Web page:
Who should set up an ecological garden?
Absolutely everyone from farmers to inner-city townhouse dwellers. It may seem strange, but if you have never grown food before then you are, in some ways, at an advantage. Experienced gardeners may like to see themselves as adopting some ecological gardening techniques, but find it difficult to let go of the need to control the system. Like all industries, the gardening industry can get stuck in doing things a certain way and most seasoned gardeners will inevitably over-work the garden. As a species, human beings prospered when we learnt to cultivate food using tilling and other traditional agricultural methods, so it’s difficult to turn back to where we came from – nature. It might even feel like a step in the wrong direction. But if we can let go of our need to control every living thing on the planet, and start to work with nature, we actually gain more control by being able to grow food more efficiently than ever before. It’s a paradox – but it works!
Setting up an ecological garden
Any existing vegetable garden can be converted into an ecological garden. Firstly, get your pathways laid out so that you never have to walk on your garden beds again. After that, get a good composting system going and apply it to the soil surface. Then plant densely and diversely.
If you don’t have a vegetable garden, my suggestion would be to create a classic Esther Deans ‘no dig’ garden to get you started. Once erected, simply follow the ecological gardening method.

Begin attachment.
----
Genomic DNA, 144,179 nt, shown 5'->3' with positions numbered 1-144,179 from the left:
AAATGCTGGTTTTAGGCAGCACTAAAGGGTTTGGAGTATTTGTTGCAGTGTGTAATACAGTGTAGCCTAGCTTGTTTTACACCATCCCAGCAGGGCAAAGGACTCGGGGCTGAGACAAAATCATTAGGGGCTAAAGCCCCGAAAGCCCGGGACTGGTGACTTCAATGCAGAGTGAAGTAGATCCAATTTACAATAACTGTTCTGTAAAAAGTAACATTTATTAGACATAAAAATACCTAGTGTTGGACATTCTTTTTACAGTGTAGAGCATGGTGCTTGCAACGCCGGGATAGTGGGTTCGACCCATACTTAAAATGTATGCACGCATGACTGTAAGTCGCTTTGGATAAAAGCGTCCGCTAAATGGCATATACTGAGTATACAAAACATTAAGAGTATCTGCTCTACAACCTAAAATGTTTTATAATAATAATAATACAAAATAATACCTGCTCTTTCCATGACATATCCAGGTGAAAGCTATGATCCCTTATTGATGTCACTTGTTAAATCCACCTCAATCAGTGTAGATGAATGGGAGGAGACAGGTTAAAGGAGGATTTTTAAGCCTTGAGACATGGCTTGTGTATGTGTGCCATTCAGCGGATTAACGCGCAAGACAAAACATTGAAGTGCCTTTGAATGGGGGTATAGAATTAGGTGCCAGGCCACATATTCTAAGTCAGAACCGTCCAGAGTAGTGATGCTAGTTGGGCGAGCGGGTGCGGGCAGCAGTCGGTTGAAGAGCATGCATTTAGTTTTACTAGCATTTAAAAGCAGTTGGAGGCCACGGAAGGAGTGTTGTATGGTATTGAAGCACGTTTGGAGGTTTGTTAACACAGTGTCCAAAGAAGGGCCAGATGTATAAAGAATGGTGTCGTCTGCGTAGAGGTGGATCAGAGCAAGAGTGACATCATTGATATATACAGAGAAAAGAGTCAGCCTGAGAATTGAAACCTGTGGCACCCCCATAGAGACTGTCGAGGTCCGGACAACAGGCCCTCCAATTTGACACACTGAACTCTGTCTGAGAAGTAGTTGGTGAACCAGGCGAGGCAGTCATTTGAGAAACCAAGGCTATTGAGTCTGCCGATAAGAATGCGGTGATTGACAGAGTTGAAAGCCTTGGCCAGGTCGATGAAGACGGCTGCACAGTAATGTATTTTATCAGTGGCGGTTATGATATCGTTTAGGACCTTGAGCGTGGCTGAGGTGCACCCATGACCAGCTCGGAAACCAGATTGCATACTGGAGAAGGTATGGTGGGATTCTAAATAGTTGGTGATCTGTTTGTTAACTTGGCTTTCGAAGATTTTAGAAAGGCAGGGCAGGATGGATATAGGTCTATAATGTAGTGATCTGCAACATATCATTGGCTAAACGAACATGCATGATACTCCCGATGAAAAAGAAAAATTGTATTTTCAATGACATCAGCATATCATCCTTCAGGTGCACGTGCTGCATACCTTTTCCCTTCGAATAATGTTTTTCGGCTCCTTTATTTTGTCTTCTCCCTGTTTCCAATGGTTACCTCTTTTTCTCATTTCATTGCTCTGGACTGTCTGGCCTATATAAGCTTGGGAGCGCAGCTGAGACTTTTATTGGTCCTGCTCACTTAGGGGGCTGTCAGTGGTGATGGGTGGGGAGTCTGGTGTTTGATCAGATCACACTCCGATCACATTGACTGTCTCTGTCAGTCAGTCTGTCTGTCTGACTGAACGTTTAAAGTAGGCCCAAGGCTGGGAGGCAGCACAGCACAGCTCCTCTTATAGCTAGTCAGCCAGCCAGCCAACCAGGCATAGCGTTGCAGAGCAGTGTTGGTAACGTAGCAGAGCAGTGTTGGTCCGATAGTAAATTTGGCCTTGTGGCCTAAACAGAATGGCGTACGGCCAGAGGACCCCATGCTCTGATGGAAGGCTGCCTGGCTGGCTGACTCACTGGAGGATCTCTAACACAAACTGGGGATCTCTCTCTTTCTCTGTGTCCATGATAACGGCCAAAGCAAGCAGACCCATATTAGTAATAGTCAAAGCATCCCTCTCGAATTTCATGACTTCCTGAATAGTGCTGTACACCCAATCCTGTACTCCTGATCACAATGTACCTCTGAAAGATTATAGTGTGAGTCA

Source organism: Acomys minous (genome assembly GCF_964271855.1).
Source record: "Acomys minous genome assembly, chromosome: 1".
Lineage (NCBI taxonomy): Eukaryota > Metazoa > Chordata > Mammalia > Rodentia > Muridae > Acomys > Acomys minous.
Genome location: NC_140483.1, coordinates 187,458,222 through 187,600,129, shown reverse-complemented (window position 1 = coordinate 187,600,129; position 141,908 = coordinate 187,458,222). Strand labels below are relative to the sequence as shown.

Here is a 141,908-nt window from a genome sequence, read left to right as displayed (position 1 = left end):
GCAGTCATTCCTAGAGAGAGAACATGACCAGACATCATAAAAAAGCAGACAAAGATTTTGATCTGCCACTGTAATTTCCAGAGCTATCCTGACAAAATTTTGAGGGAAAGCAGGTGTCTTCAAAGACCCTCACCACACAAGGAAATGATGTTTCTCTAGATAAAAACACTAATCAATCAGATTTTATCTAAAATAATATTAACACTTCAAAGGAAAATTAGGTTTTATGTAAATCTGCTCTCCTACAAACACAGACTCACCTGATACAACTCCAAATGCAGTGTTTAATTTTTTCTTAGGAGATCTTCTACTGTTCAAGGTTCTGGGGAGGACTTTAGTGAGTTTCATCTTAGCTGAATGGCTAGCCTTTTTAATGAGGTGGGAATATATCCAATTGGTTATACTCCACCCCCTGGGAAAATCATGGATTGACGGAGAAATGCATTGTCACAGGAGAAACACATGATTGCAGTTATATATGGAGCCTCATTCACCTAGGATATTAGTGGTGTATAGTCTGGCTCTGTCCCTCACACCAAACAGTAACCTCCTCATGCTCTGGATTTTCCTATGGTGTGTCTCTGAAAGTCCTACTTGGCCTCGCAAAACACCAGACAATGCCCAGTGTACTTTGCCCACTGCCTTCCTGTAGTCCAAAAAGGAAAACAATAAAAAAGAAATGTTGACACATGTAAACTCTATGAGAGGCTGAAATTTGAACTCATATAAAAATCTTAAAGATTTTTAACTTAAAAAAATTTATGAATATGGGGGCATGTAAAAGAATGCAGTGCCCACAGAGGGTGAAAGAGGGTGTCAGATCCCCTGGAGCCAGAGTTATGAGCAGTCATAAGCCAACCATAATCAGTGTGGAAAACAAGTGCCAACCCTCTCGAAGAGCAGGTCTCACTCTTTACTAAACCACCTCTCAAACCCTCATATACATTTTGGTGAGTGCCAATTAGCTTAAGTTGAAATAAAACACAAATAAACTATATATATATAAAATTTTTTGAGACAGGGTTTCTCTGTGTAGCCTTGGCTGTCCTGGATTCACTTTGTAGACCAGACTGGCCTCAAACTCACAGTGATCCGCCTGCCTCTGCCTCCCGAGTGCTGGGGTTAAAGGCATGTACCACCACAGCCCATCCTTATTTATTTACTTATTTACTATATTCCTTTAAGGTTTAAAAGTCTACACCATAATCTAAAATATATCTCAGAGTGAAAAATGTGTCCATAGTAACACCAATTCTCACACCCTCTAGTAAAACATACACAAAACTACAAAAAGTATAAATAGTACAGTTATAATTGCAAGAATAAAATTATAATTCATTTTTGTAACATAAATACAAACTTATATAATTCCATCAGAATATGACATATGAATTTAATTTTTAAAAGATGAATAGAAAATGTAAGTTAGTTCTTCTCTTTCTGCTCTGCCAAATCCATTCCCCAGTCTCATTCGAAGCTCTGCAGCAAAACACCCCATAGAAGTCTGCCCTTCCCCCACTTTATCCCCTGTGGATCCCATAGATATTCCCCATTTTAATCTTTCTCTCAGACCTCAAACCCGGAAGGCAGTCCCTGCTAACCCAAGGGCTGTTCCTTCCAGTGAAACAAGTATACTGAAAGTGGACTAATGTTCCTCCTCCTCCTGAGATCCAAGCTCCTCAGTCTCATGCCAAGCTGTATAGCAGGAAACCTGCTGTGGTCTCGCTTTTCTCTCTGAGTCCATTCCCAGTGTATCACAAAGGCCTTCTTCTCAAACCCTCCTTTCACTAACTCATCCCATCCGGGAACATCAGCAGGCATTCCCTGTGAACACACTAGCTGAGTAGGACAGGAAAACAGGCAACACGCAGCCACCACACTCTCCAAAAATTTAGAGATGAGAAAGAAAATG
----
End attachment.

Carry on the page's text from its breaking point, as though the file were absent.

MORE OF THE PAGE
If you live in a unit or townhouse with no soft ground you could create a mini-ecological garden using a series of containers. Polystyrafoam boxes with drainage holes are ideal. Fill them with good potting mixture and arrange them side by side using as many as you can fit onto your verandah or patio. Rather than developing a large composting system, you could purchase a worm farm and add the worm casts to the soil surface as fertilizer. Once the boxes are set up, simply adopt the ecological gardening method.
The Ecological Gardening Method – the key principles.
1. Plant densely
2. Plant a diversity of plants within a given area
3. Get a good composting system set up and use the compost as a surface mulch on bare patches
4. Allow some plants to go to seed
5. Only interfere with the system when a single species of plant over-dominates and simply scratch out excess plants when they are small.
Growing food is not hard work, especially when you have nature helping you 24/7. A small area can provide you with such a bounty of food, saving your family thousands of dollars per year. Most of us don’t have much time to spend in the garden, including me. I only invest around eight hours of time per year to growing my food, and although I live on a small farm I only use a space of around 6 x 6m. That’s an area that could fit into many suburban backyards several times over. The most wonderful thing about this method is that I know I can ignore my vegetable garden for months and it won’t miss a beat. So, if you believe growing food is only for tough bearded warriors with lots of land and time, think again. Ecological gardening could be just the thing for you.